Corbett National Park

Area: 1318 sq. km
Best Time To Visit: November to April
Location:Lies in two districts Nainital and Pauri, Uttaranchal
Nearest Access: Ramnagar (19km)
Main Wildlife:Found Bengal Tiger, Asiatic Elephant and its rich avi fauna

Welcome to Jim Corbett National Park, the first wildlife reserve of India, extending over an area of more than 500 sq km in the Himalayan foothills. Corbett national park was established in 1936, as the Hailey National Park. In 1955-56 it has changed to Ramganga National Park and finally Jim Corbett National Park in the honor of legendary hunter-turned- conservationist, best known for hunting man-eating tigers and leopards in the Kumaon and lower Garhwal in the 1920s.

Corbett National park is known for its varied wildlife, and as the site for the launching of Project Tiger. Corbett National Park was one of the nine tiger reserves created at the launch of the Project Tiger in 1973. The original area of the Corbett National Park was 323.75 sq. km. to which 197.07 sq. km. was added later. In 1991, an area of 797.72 sq km was added as buffer area of the Corbett Tiger Reserve. It area includes kalagarh forest division and Ramnagar forest division.

The Main animals found in the national park wildlife found in the Corbett National Park include the tiger, elephant, chital, sambar, nilgai, gharial, King Cobra, muntjac, wild boar, hedgehog, common musk shrew, flying fox, Indian Pangolin, and nearly 600 species of birds. Corbett National Park receives thousands of visitors every year. A variety of facilities are available to house tourists within and outside the park.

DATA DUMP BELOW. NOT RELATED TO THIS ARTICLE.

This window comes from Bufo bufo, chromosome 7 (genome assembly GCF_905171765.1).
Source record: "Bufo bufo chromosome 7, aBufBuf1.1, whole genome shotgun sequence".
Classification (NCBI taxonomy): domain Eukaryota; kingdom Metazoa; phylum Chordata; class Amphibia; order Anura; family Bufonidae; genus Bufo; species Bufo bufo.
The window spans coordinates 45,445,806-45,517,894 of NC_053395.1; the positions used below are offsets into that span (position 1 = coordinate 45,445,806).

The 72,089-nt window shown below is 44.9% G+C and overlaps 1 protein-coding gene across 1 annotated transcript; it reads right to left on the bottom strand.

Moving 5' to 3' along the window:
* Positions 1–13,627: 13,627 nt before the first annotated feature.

Flora And Fauna

Corbett National Park is rich in vegetation, with different kinds of trees and shrubs. The lower reaches of the Park, where the land is flat compared to the upper reaches, consists of tall and slender sal (Shorea robusta) trees. Shisham (Dalbergia sissoo) and khair (Acacia katechu) trees are found in the middle reaches, while the upper reaches of the mountains are full of bakli (Anogeissus latifolia), chir (Pinus roxburghii), gurail (Bauhinia racemosa) and bamboo trees. The Park is dotted with lantana shrubs, a species that is a great cause for concern. Imported years ago from America, the lantana shrub ensures that nothing else grows near it. In the Park are 110 species of trees, 51 species of shrubs, and over 33 species of bamboo and grass that are mostly found in chowds, or meadows.

Corbett National Park has more than 50 species of mammals, 585 species of birds and 25 species of reptiles, but the Park is known for its elephants and leopards, not its tigers. Many kinds of deer, namely chital (spotted deer), sambar (Indian stag), chinkara (Indian gazelle), pada (hog deer) and muntjac (barking deer) abound in the Park. Tiger sighting is rare, in spite of a lot of alarm calls from monkeys and deer. Elephant herds comprising tuskers, females and calves are commonly seen. However, an elephant herd with calves is perhaps the most dangerous encounter in the wild, for elephants are very possessive of their young and do not hesitate to charge at intruding human beings.